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US5665387A - Methods and compositions for primary and secondary prevention of autoimmune diabetes - Google Patents

Methods and compositions for primary and secondary prevention of autoimmune diabetes Download PDF

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US5665387A
US5665387A US08299936 US29993694A US5665387A US 5665387 A US5665387 A US 5665387A US 08299936 US08299936 US 08299936 US 29993694 A US29993694 A US 29993694A US 5665387 A US5665387 A US 5665387A
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diabetes
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Chantal Mathieu
Mark Waer
Roger Bouillon
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Katholieke Universiteit Leuven
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    • AHUMAN NECESSITIES
    • A61MEDICAL OR VETERINARY SCIENCE; HYGIENE
    • A61KPREPARATIONS FOR MEDICAL, DENTAL, OR TOILET PURPOSES
    • A61K31/00Medicinal preparations containing organic active ingredients
    • A61K31/59Compounds containing 9, 10- seco- cyclopenta[a]hydrophenanthrene ring systems
    • A61K31/5939,10-Secocholestane derivatives, e.g. cholecalciferol, i.e. vitamin D3
    • AHUMAN NECESSITIES
    • A61MEDICAL OR VETERINARY SCIENCE; HYGIENE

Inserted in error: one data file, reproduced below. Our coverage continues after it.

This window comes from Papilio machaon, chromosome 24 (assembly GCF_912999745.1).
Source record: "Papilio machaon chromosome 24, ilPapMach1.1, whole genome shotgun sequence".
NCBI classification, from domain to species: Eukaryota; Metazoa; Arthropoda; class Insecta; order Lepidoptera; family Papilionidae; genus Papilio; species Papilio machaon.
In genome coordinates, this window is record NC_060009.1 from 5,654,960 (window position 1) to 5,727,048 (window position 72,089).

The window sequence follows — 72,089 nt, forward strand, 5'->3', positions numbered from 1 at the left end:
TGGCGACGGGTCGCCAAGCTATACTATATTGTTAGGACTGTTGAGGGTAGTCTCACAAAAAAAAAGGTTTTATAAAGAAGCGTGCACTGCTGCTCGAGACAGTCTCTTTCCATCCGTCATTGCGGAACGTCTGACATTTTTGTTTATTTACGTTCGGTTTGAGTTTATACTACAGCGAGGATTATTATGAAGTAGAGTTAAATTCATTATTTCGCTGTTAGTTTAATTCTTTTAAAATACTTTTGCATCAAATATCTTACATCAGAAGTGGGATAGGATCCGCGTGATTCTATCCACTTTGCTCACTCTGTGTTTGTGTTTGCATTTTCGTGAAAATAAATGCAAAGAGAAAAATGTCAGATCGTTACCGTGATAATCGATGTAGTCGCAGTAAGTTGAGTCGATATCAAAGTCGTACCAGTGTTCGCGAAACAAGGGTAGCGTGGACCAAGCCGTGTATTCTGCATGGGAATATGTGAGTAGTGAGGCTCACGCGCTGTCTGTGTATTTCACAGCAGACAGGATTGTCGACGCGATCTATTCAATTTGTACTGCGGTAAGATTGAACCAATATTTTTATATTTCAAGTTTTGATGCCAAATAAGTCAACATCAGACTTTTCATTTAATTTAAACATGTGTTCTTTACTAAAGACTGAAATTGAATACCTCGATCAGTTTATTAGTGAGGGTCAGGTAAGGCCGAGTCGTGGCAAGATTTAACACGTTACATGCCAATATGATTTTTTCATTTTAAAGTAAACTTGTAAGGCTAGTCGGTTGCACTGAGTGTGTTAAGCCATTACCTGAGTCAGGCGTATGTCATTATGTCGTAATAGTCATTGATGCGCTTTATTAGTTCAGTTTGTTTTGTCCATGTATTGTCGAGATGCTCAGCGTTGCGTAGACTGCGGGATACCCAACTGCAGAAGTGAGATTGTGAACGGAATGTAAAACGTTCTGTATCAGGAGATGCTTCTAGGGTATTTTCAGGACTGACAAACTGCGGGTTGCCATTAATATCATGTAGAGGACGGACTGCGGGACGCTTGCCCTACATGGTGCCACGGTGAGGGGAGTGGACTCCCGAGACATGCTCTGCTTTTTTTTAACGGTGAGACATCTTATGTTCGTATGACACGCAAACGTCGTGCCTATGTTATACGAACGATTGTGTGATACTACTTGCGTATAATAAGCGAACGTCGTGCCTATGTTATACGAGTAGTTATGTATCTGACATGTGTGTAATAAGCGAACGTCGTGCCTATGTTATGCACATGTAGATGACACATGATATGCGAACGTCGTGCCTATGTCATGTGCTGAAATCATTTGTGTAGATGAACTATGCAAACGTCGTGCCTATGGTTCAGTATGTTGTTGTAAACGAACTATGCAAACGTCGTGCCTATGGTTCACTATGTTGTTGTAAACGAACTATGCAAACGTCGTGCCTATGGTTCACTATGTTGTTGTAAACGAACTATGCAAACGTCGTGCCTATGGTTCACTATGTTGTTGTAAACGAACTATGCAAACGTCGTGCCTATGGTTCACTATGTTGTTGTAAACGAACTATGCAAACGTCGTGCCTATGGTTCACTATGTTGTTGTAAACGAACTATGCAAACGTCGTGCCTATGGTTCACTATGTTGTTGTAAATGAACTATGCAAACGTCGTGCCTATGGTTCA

• A61KPREPARATIONS FOR MEDICAL, DENTAL, OR TOILET PURPOSES
    • A61K38/00Medicinal preparations containing peptides
    • A61K38/04Peptides having up to 20 amino acids in a fully defined sequence; Derivatives thereof
    • A61K38/12Cyclic peptides, e.g. bacitracins; Polymyxins; Gramicidins S, C; Tyrocidins A, B or C
    • A61K38/13Cyclosporins

Abstract

A method for modulating the immune system by administering one or more vitamin D (analogues) to a subject in need of immune therapy, which method may (but need not) include simultaneous treatment with a second immune system modulating active agent. Preferably, the treatment method is used to induce primary or secondary prevention of type I diabetes in a subject susceptible to type I diabetes. Administration of the vitamin D (analogues) is enteral or parenteral.

Description

FIELD OF THE INVENTION

The present invention relates to methods and compositions for the treatment of autoimmune diabetes.

BACKGROUND

Type I diabetes, juvenile diabetes or insulin-dependent diabetes mellitus is a disease that affects children and young adults. The clinical features of the disease are caused by an insufficiency in the body's own insulin production due to the (near) total destruction of the insulin production. It has been found that this type of diabetes is an autoimmune disease (cf. Castano, L. and G. S. Eisenbirth (1990) Type I diabetes: A chronic autoimmune disease of human, mouse and rat. Annu. Rev. Immunol. 8:647-679).

In the autoimmune destruction of the β cells all cells of the immune system play a more or less important role. The B lymphocytes produce autoantibodies, whereas the monocytes/macrophages are probably involved in the induction of autoimmunity as antigen presenting cells.